Rapid, point-of-care test for respiratory infections could cut antibiotic use
A study today in the journal Family Practice reports that a rapid, multi-viral point-of-care test for respiratory infections was easy to use, acceptable to patients and clinicians, and appeared to influence clinical reasoning about antibiotics.
In the study, clinicians at four general practitioner (GP) practices in South West England used the BioFire Filmarray v1.7 test, which can detect 17 different types of respiratory viruses and three atypical respiratory bacteria from nose and throat swabs in around 65 minutes, on a sample of 93 patients older than 3 months who had suspected acute respiratory infections. Seventy-two percent of the samples were processed in less than 4 hours, and 90% in less than 24 hours. The median set-up time for each test was 2.7 minutes.
Of the 93 nose and throat swabs tested, 37% had no pathogens, 58% had at least one virus, and 2% had atypical bacteria. Pre-test, antibiotics were prescribed to 35% of patients with no pathogen detected and 25% of patients with a virus. Post-test diagnoses changed in 20% of patients, and the proportion of patients in whom clinicians' diagnoses were certain or very certain increased after test use, particularly when a pathogen was detected.
Clinicians were also less likely to predict the patient would benefit from antibiotics post-test. Less than 10% of patients, however, were contacted after testing to change their treatment plan.
Interviews with clinicians, test processors, and administrators revealed that the test was easy to run and that clinicians liked it, but wanted quicker results and wanted more clinically relevant bacteria to be included. Overall, clinicians indicated they would reserve judgment until the test's ability to support clinical management, improve outcomes, and reduce antibiotic use could be demonstrated in clinical trials.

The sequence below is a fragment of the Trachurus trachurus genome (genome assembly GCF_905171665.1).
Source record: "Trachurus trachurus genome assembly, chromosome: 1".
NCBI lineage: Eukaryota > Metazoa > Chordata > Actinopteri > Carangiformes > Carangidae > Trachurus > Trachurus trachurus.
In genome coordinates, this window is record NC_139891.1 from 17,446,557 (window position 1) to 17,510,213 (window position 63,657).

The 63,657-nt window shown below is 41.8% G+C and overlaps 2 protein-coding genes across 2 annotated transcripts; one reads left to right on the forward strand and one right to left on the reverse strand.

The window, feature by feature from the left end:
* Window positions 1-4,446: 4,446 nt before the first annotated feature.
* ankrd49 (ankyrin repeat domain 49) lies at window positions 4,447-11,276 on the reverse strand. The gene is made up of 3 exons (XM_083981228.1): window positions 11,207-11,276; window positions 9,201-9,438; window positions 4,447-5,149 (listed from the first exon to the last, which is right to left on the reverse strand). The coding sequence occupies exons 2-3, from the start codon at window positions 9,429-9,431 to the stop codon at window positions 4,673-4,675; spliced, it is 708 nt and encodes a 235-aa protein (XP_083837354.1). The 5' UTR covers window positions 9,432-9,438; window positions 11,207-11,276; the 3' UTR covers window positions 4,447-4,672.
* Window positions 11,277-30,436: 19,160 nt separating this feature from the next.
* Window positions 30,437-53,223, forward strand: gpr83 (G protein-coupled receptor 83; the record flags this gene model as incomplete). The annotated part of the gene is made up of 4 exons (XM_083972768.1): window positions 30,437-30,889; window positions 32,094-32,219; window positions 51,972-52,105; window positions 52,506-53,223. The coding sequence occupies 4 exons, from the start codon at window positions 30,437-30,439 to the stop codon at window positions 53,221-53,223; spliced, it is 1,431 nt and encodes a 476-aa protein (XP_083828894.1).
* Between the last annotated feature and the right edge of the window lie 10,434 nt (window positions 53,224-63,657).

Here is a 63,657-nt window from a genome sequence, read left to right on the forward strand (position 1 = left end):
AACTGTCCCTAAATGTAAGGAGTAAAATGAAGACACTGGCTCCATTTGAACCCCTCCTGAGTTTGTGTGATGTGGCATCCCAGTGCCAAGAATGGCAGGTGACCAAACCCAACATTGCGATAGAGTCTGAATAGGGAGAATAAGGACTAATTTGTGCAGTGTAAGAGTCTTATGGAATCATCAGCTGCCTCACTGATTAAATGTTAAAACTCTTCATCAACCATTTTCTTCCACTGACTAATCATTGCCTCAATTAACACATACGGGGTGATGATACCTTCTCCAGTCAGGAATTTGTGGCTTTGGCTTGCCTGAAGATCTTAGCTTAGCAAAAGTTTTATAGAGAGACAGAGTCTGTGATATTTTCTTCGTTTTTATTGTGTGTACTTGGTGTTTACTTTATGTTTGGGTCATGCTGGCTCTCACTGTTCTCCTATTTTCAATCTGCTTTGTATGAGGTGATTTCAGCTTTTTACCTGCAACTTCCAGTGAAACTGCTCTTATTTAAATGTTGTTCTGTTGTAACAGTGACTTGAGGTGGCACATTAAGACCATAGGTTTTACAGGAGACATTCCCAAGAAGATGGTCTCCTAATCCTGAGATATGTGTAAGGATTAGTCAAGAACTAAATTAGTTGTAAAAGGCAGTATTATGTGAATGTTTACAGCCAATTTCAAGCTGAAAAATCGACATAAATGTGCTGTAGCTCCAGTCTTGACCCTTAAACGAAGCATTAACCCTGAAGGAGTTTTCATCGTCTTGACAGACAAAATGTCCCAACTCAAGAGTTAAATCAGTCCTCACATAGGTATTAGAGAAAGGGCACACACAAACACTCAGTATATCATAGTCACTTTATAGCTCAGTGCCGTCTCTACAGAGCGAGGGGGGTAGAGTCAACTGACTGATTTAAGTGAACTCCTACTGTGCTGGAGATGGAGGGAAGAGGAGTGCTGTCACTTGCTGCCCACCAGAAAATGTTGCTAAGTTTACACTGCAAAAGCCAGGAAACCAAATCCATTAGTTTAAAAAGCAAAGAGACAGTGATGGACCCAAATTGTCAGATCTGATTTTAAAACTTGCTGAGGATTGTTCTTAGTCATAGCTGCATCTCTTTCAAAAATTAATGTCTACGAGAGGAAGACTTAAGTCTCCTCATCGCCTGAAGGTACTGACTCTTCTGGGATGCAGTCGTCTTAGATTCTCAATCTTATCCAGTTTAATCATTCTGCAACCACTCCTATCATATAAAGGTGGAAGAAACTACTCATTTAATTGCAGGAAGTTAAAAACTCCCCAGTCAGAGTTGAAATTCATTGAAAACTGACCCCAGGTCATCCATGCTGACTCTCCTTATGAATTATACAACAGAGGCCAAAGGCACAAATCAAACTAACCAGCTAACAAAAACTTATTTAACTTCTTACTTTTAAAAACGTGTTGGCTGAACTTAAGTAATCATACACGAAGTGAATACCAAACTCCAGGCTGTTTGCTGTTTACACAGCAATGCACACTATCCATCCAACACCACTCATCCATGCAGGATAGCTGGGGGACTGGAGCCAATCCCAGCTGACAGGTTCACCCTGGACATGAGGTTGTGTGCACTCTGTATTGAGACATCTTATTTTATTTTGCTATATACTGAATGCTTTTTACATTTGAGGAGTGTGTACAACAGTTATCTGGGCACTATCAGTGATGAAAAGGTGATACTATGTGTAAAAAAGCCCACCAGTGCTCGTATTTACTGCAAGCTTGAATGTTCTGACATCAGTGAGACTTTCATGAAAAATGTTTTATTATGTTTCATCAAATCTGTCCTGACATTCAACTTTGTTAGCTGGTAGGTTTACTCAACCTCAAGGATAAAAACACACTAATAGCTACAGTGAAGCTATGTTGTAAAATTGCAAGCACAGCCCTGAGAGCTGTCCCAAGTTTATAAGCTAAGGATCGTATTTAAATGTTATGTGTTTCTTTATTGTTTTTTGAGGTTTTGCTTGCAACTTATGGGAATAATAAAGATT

"This was a small-scale feasibility study, and clinical trials are now needed to see if these point-of-care tests can safely and cost-effectively reduce antibiotic prescribing in primary care," lead study author Alastair Hay, MD, a professor at the University of Bristol's Centre for Academic Primary Care, said in a university press release.
Mar 4 Fam Pract abstract
Mar 4 University of Bristol press release
Global flu A and B activity stays mainly sporadic
Global flu activity remained mostly sporadic, even though many countries are looking closely for it in the context of the COVID-19 pandemic, the World Health Organization (WHO) said in its latest regular flu update, which covers the first half of February.
A handful of Middle East countries reported sporadic influenza B and H3N2 cases, with influenza B detected at low levels in southern China.
In tropical regions, West African countries Ivory Coast and Togo reported influenza A activity, and in middle Africa, Cameroon reported influenza B and the Democratic Republic of Congo (DRC) reported H3N2 over the past few weeks. In eastern Africa, Ethiopia recently reported H3N2 and influenza B. India has reported sporadic H3N2 cases, and in Southeast Asia, some countries such as Laos and Thailand reported H3N2 activity.
At the global level, of the few respiratory specimens that tested positive for flu, 64.1% were influenza B. And of the subtyped influenza A viruses, 52.4% were 2009 H1N1 and 47.6% were H3N2.